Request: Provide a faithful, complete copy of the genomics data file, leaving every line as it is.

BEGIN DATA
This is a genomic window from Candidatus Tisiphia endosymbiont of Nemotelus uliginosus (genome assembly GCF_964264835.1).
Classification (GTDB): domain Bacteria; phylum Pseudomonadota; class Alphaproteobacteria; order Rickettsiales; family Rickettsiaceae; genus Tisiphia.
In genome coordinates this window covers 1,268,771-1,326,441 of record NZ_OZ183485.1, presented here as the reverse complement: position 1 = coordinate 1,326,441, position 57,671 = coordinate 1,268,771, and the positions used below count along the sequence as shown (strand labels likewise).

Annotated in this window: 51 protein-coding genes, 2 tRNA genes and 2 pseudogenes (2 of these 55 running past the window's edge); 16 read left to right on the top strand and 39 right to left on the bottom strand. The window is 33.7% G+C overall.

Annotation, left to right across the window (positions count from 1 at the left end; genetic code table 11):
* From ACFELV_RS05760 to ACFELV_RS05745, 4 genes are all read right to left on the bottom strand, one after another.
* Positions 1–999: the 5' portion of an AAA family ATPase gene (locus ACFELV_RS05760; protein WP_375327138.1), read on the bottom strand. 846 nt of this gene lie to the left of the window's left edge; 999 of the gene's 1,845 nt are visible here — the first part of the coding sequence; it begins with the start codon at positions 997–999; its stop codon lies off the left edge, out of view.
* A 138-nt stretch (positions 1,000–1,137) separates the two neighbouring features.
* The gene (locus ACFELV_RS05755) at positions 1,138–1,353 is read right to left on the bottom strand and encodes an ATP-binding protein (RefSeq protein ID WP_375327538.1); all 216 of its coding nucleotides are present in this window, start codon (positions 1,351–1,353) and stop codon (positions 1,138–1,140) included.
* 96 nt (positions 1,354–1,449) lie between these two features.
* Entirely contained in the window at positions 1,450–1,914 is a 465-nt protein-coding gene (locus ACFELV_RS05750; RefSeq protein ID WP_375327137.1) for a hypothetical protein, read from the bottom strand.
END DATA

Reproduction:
This is a genomic window from Candidatus Tisiphia endosymbiont of Nemotelus uliginosus (genome assembly GCF_964264835.1).
Classification (GTDB): domain Bacteria; phylum Pseudomonadota; class Alphaproteobacteria; order Rickettsiales; family Rickettsiaceae; genus Tisiphia.
In genome coordinates this window covers 1,268,771-1,326,441 of record NZ_OZ183485.1, presented here as the reverse complement: position 1 = coordinate 1,326,441, position 57,671 = coordinate 1,268,771, and the positions used below count along the sequence as shown (strand labels likewise).

Annotated in this window: 51 protein-coding genes, 2 tRNA genes and 2 pseudogenes (2 of these 55 running past the window's edge); 16 read left to right on the top strand and 39 right to left on the bottom strand. The window is 33.7% G+C overall.

Annotation, left to right across the window (positions count from 1 at the left end; genetic code table 11):
* From ACFELV_RS05760 to ACFELV_RS05745, 4 genes are all read right to left on the bottom strand, one after another.
* Positions 1–999: the 5' portion of an AAA family ATPase gene (locus ACFELV_RS05760; protein WP_375327138.1), read on the bottom strand. 846 nt of this gene lie to the left of the window's left edge; 999 of the gene's 1,845 nt are visible here — the first part of the coding sequence; it begins with the start codon at positions 997–999; its stop codon lies off the left edge, out of view.
* A 138-nt stretch (positions 1,000–1,137) separates the two neighbouring features.
* The gene (locus ACFELV_RS05755) at positions 1,138–1,353 is read right to left on the bottom strand and encodes an ATP-binding protein (RefSeq protein ID WP_375327538.1); all 216 of its coding nucleotides are present in this window, start codon (positions 1,351–1,353) and stop codon (positions 1,138–1,140) included.
* 96 nt (positions 1,354–1,449) lie between these two features.
* Entirely contained in the window at positions 1,450–1,914 is a 465-nt protein-coding gene (locus ACFELV_RS05750; RefSeq protein ID WP_375327137.1) for a hypothetical protein, read from the bottom strand.